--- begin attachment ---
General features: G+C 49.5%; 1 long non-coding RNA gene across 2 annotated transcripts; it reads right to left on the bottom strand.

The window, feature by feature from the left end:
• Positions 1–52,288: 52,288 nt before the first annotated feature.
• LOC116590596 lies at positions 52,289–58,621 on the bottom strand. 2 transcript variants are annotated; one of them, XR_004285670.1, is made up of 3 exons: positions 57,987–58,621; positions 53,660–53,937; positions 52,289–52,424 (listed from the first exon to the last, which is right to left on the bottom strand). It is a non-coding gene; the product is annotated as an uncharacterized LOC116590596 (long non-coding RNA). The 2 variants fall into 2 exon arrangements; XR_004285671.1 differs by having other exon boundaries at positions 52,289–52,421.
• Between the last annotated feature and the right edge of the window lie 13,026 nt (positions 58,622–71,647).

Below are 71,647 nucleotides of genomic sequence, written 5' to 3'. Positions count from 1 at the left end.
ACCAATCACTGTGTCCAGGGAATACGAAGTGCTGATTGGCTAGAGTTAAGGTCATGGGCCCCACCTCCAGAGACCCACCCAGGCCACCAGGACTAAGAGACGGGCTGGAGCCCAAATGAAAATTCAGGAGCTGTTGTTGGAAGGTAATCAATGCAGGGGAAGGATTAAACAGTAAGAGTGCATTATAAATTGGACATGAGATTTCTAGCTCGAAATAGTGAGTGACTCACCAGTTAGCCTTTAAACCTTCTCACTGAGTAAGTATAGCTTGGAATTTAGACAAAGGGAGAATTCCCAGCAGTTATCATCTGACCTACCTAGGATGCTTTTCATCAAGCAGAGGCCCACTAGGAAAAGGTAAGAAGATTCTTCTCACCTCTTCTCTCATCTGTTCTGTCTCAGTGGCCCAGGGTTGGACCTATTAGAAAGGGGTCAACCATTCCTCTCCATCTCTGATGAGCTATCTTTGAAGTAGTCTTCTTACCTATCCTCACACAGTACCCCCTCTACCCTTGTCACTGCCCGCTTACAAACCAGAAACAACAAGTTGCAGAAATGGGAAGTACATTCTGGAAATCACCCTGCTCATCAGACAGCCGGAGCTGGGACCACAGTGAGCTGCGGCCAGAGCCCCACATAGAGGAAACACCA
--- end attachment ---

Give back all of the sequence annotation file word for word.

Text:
General features: G+C 49.5%; 1 long non-coding RNA gene across 2 annotated transcripts; it reads right to left on the bottom strand.

The window, feature by feature from the left end:
• Positions 1–52,288: 52,288 nt before the first annotated feature.
• LOC116590596 lies at positions 52,289–58,621 on the bottom strand. 2 transcript variants are annotated; one of them, XR_004285670.1, is made up of 3 exons: positions 57,987–58,621; positions 53,660–53,937; positions 52,289–52,424 (listed from the first exon to the last, which is right to left on the bottom strand). It is a non-coding gene; the product is annotated as an uncharacterized LOC116590596 (long non-coding RNA). The 2 variants fall into 2 exon arrangements; XR_004285671.1 differs by having other exon boundaries at positions 52,289–52,421.
• Between the last annotated feature and the right edge of the window lie 13,026 nt (positions 58,622–71,647).

Below are 71,647 nucleotides of genomic sequence, written 5' to 3'. Positions count from 1 at the left end.
ACCAATCACTGTGTCCAGGGAATACGAAGTGCTGATTGGCTAGAGTTAAGGTCATGGGCCCCACCTCCAGAGACCCACCCAGGCCACCAGGACTAAGAGACGGGCTGGAGCCCAAATGAAAATTCAGGAGCTGTTGTTGGAAGGTAATCAATGCAGGGGAAGGATTAAACAGTAAGAGTGCATTATAAATTGGACATGAGATTTCTAGCTCGAAATAGTGAGTGACTCACCAGTTAGCCTTTAAACCTTCTCACTGAGTAAGTATAGCTTGGAATTTAGACAAAGGGAGAATTCCCAGCAGTTATCATCTGACCTACCTAGGATGCTTTTCATCAAGCAGAGGCCCACTAGGAAAAGGTAAGAAGATTCTTCTCACCTCTTCTCTCATCTGTTCTGTCTCAGTGGCCCAGGGTTGGACCTATTAGAAAGGGGTCAACCATTCCTCTCCATCTCTGATGAGCTATCTTTGAAGTAGTCTTCTTACCTATCCTCACACAGTACCCCCTCTACCCTTGTCACTGCCCGCTTACAAACCAGAAACAACAAGTTGCAGAAATGGGAAGTACATTCTGGAAATCACCCTGCTCATCAGACAGCCGGAGCTGGGACCACAGTGAGCTGCGGCCAGAGCCCCACATAGAGGAAACACCA